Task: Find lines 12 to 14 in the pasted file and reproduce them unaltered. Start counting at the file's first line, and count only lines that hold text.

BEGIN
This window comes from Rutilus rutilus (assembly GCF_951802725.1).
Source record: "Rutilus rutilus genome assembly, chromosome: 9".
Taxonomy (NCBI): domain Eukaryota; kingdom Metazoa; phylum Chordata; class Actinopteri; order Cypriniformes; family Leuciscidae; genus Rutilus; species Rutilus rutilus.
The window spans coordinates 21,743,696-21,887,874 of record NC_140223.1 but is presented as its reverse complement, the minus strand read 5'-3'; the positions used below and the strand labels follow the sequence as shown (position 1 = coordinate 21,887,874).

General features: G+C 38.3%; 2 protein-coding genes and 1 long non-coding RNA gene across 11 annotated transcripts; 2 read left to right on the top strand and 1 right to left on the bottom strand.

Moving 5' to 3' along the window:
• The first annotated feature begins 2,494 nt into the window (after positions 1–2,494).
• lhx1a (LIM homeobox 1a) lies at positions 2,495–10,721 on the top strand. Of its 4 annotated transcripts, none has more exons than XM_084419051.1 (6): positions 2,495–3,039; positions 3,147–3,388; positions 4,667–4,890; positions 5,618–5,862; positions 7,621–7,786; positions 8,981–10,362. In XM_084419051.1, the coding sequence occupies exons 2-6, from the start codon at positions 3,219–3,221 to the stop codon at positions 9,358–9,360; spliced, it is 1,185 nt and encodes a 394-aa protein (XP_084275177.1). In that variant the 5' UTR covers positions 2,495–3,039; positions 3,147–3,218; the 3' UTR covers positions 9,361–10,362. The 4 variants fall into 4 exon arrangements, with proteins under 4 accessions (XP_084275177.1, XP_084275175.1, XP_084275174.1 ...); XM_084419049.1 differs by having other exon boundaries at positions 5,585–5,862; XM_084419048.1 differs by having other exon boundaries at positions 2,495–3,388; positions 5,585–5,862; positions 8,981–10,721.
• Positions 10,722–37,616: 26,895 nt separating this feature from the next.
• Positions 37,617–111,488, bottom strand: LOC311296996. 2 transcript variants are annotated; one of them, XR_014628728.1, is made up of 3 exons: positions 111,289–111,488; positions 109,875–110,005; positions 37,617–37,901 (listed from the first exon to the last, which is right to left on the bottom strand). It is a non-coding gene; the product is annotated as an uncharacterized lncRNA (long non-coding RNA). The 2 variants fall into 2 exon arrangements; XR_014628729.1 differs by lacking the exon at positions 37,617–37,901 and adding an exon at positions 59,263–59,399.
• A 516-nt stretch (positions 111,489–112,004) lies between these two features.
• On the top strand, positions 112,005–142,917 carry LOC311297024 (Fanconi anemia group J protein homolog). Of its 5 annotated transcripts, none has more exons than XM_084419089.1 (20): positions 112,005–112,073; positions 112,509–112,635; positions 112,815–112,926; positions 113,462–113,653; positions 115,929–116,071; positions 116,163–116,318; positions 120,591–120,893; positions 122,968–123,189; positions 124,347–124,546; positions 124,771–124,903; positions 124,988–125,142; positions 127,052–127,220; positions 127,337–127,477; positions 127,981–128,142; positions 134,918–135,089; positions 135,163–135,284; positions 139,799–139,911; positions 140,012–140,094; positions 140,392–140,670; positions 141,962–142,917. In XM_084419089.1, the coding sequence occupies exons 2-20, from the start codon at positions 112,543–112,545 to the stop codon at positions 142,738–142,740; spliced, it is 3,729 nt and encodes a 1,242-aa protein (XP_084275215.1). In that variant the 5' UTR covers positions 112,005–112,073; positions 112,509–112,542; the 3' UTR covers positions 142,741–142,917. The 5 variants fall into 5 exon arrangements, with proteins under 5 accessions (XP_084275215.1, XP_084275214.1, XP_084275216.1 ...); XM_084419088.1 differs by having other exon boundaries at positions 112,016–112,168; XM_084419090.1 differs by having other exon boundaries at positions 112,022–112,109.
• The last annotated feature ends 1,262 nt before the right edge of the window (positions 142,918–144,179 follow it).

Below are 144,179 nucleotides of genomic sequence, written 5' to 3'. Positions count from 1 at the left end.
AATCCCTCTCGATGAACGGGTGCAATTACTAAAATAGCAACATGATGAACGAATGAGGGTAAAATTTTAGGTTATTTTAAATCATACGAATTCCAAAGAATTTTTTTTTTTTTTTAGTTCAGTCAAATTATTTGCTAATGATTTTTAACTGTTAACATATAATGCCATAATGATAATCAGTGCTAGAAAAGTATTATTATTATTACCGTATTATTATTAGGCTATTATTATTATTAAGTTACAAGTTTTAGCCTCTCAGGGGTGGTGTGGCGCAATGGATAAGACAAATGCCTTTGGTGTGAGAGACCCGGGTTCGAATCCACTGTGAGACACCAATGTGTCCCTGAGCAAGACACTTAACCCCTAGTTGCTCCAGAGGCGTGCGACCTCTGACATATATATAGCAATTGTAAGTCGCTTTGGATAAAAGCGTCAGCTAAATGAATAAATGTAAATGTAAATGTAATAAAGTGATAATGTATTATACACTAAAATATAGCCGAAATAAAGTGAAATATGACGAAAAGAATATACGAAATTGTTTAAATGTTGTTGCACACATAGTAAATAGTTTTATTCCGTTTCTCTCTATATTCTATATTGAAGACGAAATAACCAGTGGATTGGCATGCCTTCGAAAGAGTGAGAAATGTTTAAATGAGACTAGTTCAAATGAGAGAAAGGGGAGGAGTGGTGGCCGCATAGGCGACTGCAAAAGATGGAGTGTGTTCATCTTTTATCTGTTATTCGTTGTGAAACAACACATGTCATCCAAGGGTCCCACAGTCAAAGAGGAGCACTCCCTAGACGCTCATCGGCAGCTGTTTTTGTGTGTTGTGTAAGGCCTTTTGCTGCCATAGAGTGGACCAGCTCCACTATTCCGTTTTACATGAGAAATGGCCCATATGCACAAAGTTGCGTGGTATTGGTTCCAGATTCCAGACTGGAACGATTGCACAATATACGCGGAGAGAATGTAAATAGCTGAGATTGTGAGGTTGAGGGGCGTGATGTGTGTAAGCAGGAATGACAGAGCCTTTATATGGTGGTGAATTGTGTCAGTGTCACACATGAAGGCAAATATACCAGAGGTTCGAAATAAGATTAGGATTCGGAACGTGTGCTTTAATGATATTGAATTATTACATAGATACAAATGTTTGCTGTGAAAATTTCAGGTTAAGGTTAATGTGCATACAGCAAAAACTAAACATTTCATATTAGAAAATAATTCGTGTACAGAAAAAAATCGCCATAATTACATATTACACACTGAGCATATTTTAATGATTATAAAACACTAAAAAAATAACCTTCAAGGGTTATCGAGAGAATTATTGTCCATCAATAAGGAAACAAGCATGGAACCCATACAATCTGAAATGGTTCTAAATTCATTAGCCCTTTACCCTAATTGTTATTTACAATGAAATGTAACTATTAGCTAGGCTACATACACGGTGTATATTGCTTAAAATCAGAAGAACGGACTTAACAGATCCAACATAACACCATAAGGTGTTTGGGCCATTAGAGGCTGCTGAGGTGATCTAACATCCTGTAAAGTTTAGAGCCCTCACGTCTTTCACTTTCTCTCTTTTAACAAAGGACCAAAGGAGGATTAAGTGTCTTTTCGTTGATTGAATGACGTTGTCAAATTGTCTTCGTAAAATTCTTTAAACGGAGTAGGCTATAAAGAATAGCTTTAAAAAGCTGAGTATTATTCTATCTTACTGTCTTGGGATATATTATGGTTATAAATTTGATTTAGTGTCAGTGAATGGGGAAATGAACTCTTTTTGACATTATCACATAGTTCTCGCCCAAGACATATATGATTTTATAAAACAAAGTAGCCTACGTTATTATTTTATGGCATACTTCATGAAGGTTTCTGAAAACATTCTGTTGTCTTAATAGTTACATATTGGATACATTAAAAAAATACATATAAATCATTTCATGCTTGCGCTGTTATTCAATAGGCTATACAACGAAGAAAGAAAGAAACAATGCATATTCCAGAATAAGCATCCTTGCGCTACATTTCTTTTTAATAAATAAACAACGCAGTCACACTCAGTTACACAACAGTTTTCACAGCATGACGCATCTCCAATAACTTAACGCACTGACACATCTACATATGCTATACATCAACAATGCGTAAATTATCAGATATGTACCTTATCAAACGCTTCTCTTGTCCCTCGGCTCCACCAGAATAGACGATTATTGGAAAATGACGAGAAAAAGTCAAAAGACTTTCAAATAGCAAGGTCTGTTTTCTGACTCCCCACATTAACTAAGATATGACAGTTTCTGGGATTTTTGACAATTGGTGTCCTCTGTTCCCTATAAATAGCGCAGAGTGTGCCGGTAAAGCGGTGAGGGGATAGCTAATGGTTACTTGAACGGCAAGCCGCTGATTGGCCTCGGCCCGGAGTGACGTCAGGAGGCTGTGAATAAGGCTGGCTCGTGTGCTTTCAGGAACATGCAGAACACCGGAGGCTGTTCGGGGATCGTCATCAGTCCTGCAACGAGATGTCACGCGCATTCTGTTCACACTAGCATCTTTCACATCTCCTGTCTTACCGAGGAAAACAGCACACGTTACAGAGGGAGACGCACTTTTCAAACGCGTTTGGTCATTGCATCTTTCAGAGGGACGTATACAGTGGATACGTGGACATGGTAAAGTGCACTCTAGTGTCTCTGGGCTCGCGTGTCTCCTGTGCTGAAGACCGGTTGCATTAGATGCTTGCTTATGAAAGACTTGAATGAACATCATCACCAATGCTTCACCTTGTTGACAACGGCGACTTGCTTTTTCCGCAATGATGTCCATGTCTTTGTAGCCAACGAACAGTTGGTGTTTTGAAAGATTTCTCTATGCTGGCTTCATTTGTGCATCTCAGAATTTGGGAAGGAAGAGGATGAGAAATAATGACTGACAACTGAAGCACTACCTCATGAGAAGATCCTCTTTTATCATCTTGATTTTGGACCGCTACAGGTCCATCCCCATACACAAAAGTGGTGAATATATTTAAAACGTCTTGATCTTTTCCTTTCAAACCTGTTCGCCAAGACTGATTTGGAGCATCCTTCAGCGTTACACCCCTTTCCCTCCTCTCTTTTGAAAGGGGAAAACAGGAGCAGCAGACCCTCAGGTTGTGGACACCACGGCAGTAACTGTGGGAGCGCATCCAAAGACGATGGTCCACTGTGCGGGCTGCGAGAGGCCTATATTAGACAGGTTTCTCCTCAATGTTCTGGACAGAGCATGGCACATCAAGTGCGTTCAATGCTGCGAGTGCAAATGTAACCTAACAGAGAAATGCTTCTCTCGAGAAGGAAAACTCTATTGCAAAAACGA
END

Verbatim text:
• On the top strand, positions 112,005–142,917 carry LOC311297024 (Fanconi anemia group J protein homolog). Of its 5 annotated transcripts, none has more exons than XM_084419089.1 (20): positions 112,005–112,073; positions 112,509–112,635; positions 112,815–112,926; positions 113,462–113,653; positions 115,929–116,071; positions 116,163–116,318; positions 120,591–120,893; positions 122,968–123,189; positions 124,347–124,546; positions 124,771–124,903; positions 124,988–125,142; positions 127,052–127,220; positions 127,337–127,477; positions 127,981–128,142; positions 134,918–135,089; positions 135,163–135,284; positions 139,799–139,911; positions 140,012–140,094; positions 140,392–140,670; positions 141,962–142,917. In XM_084419089.1, the coding sequence occupies exons 2-20, from the start codon at positions 112,543–112,545 to the stop codon at positions 142,738–142,740; spliced, it is 3,729 nt and encodes a 1,242-aa protein (XP_084275215.1). In that variant the 5' UTR covers positions 112,005–112,073; positions 112,509–112,542; the 3' UTR covers positions 142,741–142,917. The 5 variants fall into 5 exon arrangements, with proteins under 5 accessions (XP_084275215.1, XP_084275214.1, XP_084275216.1 ...); XM_084419088.1 differs by having other exon boundaries at positions 112,016–112,168; XM_084419090.1 differs by having other exon boundaries at positions 112,022–112,109.
• The last annotated feature ends 1,262 nt before the right edge of the window (positions 142,918–144,179 follow it).

Below are 144,179 nucleotides of genomic sequence, written 5' to 3'. Positions count from 1 at the left end.